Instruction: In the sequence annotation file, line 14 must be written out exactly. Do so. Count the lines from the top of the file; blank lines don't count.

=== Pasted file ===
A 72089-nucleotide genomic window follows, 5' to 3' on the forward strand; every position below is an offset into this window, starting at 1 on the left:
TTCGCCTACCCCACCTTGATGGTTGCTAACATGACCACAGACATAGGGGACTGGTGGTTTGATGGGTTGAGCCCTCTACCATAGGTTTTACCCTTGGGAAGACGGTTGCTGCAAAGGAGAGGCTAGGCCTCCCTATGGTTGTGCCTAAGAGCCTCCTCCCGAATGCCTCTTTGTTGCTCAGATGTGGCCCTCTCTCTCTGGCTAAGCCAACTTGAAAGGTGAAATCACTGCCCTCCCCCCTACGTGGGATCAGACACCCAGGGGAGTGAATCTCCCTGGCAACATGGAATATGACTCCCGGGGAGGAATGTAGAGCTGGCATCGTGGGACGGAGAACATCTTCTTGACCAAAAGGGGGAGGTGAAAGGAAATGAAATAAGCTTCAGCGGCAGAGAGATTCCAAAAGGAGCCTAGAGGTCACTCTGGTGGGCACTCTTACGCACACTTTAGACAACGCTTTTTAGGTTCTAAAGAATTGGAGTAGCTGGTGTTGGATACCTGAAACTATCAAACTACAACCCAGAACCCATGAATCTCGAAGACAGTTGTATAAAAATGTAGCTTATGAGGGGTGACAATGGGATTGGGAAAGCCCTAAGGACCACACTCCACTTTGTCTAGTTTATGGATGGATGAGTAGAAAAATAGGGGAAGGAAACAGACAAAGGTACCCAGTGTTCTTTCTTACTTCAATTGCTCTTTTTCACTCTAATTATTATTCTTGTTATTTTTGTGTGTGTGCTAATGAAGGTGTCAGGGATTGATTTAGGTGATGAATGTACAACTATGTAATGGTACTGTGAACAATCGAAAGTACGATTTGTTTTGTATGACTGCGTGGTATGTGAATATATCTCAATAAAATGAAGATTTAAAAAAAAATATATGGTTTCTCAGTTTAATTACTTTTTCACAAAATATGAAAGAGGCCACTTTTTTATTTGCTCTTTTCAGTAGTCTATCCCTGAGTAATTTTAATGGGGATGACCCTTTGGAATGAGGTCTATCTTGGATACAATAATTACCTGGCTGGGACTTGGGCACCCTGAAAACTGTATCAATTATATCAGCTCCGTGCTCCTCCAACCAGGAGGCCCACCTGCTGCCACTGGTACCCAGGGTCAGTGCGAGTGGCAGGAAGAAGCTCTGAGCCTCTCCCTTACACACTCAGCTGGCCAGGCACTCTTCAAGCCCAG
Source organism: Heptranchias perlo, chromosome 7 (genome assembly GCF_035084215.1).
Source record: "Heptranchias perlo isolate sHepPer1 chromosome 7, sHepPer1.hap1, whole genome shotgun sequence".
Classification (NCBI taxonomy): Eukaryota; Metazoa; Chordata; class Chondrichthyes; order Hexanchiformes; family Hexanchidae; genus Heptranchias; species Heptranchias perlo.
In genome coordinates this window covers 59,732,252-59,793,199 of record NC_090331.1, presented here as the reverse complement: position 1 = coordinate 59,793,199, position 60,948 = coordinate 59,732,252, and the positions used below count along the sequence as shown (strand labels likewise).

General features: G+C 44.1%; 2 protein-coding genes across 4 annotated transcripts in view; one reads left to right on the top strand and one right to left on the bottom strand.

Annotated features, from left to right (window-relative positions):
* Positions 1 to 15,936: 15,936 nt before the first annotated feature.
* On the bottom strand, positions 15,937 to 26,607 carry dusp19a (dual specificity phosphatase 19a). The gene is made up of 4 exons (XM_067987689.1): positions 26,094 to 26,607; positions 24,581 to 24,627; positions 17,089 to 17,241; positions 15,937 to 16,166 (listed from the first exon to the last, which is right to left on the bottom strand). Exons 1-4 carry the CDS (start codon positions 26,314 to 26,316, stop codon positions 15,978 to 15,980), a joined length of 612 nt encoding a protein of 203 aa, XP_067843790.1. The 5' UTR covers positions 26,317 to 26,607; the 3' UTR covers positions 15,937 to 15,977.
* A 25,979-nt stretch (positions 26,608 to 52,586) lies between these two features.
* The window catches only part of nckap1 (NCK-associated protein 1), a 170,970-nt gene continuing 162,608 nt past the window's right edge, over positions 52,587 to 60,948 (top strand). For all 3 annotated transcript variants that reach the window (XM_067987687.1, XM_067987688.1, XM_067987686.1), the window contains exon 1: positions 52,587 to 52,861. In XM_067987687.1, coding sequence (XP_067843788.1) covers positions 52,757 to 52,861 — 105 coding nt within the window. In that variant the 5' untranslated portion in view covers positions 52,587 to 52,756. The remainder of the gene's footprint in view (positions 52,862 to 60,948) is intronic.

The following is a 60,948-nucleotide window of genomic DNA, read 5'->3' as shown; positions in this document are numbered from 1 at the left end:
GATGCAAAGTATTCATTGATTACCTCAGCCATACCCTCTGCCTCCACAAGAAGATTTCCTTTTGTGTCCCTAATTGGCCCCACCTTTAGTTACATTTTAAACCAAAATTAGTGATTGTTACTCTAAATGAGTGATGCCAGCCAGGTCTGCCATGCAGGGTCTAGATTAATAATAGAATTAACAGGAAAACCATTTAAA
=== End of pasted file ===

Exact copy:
GATGCAAAGTATTCATTGATTACCTCAGCCATACCCTCTGCCTCCACAAGAAGATTTCCTTTTGTGTCCCTAATTGGCCCCACCTTTAGTTACATTTTAAACCAAAATTAGTGATTGTTACTCTAAATGAGTGATGCCAGCCAGGTCTGCCATGCAGGGTCTAGATTAATAATAGAATTAACAGGAAAACCATTTAAA